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Birth, Re-birth and Death of a Flattop

Aircraft Carrier's Life Cycle Is on Display at Newport News

Nov. 3, 2013 - 03:45AM   |  
By CHRISTOPHER P. CAVAS   |   Comments
Workers swarm over the aircraft carrier Gerald R. Ford at Newport News Shipbuilding, Va. Under development for a decade, the carrier is to be delivered to the fleet in early 2016.
Workers swarm over the aircraft carrier Gerald R. Ford at Newport News Shipbuilding, Va. Under development for a decade, the carrier is to be delivered to the fleet in early 2016. (Christopher P. Cavas)
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NEWPORT NEWS, VA. — This sprawling shipyard that stretches along the James River is abuzz with activity.

Employment in the yard is at a post-Cold War high, with more than 23,000 employees working on carriers and submarines. At one end, the aircraft carrier Gerald R. Ford is being readied for a christening ceremony on Nov. 9 and subsequent move to a fitting-out pier. Nearby, the carrier Abraham Lincoln sits in drydock under huge shrouds of plastic sheeting, six months into a planned 44-month refueling overhaul. At the other end of the yard sits a forlorn Enterprise, the world’s first nuclear-powered carrier, undergoing a lengthy inactivation process that will ultimately see the ship dismantled.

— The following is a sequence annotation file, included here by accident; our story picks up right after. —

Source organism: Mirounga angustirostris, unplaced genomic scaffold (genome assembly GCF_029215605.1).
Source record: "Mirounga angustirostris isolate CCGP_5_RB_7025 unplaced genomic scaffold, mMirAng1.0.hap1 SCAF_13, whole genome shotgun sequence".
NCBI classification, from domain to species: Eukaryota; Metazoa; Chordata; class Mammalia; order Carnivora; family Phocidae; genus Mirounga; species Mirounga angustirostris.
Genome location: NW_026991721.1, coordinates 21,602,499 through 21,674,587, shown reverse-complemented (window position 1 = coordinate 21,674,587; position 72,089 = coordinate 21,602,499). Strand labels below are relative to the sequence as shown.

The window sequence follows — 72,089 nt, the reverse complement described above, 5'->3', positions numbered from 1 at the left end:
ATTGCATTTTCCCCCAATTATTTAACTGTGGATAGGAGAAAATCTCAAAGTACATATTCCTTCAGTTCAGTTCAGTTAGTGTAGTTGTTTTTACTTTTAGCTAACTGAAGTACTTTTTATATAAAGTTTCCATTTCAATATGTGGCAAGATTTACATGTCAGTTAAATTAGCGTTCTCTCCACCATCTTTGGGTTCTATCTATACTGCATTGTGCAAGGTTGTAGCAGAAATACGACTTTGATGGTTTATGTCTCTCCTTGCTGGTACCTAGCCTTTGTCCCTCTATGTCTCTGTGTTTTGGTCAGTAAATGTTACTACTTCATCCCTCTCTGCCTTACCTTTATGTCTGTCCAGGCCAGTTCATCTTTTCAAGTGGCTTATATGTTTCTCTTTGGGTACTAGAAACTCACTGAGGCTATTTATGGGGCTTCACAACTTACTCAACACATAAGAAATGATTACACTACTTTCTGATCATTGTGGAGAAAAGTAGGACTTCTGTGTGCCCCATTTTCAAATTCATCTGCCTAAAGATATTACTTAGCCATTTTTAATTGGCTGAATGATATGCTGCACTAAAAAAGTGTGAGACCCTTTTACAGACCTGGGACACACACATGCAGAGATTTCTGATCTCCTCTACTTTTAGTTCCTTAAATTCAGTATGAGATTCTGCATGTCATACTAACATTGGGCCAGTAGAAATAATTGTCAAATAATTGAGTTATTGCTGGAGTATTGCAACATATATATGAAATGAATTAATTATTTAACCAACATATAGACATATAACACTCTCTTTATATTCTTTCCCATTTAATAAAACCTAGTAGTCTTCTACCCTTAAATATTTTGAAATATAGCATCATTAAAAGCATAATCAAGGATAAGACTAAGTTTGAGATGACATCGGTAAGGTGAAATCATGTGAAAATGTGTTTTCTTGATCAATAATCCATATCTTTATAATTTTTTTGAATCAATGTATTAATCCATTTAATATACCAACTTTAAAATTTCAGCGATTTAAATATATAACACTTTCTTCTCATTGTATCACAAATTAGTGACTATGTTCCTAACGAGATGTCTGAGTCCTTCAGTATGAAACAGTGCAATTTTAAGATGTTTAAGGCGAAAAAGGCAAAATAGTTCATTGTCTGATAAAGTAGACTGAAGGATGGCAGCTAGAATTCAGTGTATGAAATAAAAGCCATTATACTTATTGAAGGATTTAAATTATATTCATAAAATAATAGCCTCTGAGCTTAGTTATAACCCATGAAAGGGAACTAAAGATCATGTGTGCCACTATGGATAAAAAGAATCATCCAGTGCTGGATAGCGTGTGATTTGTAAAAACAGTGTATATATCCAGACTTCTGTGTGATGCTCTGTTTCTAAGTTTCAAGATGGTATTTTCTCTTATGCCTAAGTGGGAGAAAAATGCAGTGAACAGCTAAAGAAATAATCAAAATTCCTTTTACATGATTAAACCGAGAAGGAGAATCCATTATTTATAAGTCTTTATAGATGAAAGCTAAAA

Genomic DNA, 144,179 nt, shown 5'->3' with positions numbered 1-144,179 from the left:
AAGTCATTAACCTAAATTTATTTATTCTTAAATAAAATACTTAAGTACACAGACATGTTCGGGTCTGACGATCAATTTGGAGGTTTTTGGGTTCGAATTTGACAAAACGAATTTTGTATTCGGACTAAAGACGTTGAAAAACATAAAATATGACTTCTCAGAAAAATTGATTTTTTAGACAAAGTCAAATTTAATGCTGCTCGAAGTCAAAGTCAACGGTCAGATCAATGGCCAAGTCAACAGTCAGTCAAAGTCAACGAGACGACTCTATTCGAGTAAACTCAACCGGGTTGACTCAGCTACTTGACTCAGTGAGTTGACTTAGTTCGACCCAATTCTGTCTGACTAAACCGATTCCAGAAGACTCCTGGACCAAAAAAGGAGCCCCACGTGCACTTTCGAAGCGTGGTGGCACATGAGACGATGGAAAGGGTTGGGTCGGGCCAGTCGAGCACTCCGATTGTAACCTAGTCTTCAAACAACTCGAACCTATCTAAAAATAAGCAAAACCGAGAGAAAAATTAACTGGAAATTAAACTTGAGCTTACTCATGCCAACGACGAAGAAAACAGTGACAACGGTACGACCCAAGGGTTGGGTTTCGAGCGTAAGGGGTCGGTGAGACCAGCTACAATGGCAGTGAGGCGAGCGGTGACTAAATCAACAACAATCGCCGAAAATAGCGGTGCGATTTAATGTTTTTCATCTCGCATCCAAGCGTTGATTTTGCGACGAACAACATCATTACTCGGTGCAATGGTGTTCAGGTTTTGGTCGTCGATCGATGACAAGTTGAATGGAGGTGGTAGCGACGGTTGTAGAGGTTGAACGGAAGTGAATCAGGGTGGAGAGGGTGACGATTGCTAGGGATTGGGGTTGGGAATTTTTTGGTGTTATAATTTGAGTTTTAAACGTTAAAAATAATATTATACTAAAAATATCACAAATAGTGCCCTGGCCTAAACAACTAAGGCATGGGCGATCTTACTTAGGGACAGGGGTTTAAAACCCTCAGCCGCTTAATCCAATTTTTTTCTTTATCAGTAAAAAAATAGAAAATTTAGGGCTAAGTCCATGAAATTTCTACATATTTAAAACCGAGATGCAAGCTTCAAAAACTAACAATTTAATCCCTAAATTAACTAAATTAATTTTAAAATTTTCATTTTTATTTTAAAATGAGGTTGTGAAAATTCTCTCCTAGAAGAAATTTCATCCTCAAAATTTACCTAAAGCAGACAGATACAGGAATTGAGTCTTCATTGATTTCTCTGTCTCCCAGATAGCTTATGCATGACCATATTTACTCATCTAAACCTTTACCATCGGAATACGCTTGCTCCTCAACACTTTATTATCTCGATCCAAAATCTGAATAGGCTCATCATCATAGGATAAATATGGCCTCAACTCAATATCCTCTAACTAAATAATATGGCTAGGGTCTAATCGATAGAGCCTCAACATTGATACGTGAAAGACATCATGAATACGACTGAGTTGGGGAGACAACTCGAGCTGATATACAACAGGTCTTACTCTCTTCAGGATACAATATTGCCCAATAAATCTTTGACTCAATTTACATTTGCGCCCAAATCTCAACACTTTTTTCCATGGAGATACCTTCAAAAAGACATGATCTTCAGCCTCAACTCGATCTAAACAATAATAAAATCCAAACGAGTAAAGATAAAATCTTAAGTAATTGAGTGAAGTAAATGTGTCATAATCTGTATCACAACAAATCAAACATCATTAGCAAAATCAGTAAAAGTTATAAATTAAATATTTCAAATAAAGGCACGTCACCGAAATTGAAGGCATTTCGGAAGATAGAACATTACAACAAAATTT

With the arrival last summer of the Enterprise, the entire birth, rebirth and death cycle of an aircraft carrier is on display here for the very first time.

Ford, the first ship of a new class of aircraft carriers, is in the spotlight. The ship’s christening ceremony will be highlighted by the national media over Veterans Day weekend, when Susan Ford Bales, daughter of the 38th president, will formally name the carrier that is now about 68 percent complete.

When the ship is commissioned in 2016, it will introduce a number of new technologies into the fleet, including an electromagnetic aircraft launch system, an aircraft recovery system and a dual-band radar, whose planar arrays are fitted into the sides of the ship’s island superstructure. Parts of all those new systems already have been installed in the ship.